Then the Congressional one:

“…the United States is still a constitutional democracy, or is intended to be one; and under our Constitution (and the War Powers Resolution) it is still the Congress that has to decide if the country is going to war.”

Ah the War Powers Resolution, dating to 1973, an attempt by Congress during the Vietnam War to curtail presidential war making run amok. The Obama Administration has been until now complying with the WPR’s requirement to notify Congress of ongoing military action, even though the WPR does not grant the president authority to bomb in Iraq.

Says who? Former eleven term U.S. Representative from Illinois Paul Findlay (the federal building in Illinois’s state capital, Springfield, is named for the man), one of the main authors of the War Powers Resolution. Testify Brother Findlay (from a news release by our colleagues at the Institute for Public Accuracy):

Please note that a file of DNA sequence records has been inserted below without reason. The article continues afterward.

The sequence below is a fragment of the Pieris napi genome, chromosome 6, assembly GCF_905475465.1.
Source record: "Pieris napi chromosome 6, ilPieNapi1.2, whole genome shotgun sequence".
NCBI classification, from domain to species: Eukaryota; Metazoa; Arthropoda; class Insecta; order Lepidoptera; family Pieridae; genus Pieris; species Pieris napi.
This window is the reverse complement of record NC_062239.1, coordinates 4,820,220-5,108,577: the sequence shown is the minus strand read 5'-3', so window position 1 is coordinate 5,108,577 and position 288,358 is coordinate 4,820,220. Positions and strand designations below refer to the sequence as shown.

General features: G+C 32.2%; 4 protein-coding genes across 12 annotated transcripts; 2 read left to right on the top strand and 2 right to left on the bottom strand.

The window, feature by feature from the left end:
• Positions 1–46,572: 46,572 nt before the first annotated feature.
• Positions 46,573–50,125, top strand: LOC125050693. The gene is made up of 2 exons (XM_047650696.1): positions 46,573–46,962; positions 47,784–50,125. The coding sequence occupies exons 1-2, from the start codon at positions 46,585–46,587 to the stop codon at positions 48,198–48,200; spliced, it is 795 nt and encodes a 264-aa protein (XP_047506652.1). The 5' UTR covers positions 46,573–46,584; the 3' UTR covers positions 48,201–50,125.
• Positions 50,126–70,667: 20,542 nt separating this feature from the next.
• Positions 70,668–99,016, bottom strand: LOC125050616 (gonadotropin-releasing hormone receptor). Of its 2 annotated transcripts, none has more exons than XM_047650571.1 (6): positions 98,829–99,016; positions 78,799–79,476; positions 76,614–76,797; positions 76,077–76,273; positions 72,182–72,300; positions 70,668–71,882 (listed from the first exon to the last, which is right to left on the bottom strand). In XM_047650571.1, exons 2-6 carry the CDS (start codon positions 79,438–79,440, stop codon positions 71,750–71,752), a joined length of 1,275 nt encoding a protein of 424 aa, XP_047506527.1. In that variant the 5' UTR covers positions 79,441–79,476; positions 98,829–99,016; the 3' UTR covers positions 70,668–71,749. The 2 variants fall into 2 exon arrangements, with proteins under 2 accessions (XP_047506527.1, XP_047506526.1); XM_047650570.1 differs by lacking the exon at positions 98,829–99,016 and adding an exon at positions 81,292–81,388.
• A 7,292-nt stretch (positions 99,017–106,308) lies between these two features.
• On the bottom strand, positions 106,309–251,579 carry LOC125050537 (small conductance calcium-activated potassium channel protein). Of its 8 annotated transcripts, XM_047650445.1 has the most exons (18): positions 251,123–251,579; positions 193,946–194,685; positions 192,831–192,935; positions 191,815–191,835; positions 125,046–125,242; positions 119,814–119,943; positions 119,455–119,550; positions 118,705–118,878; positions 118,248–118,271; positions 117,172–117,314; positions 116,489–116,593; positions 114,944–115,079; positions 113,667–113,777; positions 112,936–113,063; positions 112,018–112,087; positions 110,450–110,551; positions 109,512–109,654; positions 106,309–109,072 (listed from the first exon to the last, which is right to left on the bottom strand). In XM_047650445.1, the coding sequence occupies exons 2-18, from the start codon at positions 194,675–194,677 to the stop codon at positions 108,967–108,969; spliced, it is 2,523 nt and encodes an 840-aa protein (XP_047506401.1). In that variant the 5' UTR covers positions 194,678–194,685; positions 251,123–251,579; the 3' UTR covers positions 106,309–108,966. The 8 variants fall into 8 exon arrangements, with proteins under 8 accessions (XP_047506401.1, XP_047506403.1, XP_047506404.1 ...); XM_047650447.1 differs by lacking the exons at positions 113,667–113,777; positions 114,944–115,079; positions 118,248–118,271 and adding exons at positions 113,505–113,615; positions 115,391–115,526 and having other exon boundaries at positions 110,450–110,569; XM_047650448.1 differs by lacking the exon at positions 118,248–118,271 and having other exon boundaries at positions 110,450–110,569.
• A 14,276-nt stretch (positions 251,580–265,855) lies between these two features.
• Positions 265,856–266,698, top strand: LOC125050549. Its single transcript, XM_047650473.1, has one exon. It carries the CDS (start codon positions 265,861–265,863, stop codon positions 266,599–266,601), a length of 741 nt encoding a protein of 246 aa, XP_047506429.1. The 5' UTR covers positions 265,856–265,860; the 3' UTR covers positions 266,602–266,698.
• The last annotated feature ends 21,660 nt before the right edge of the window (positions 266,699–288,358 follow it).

“Our elected leaders are acting like jelly fish. Members of Congress must decide whether to bomb Iraq or Syria, or both. The president has no authority to bomb either country. He violates the Constitution with every bomb he sends to Iraq. Ordering acts of war is too serious a decision to leave to one man. The Constitution is the supreme law of the land.

“We just marked the 50th Anniversary of the Tonkin Gulf Resolution, which I voted for and which President Johnson used to dramatically escalate the Vietnam War. I never intended that Resolution to be a blank check for war against Vietnam. Yet that is exactly what Johnson used it for.

“As a consequence, in 1973, I helped draft the The War Powers Resolution and my vote helped override President Nixon’s veto.

“Enforcement of limits on presidential employment of war powers deserves the vigilance of each member of Congress. Each member should consider enforcement a grave personal responsibility. War measures that today seem inconsequential can lead to larger involvements tomorrow. Their ultimate size and duration are unpredictable, as we found in our costly war experiences in Vietnam, Iraq and Afghanistan.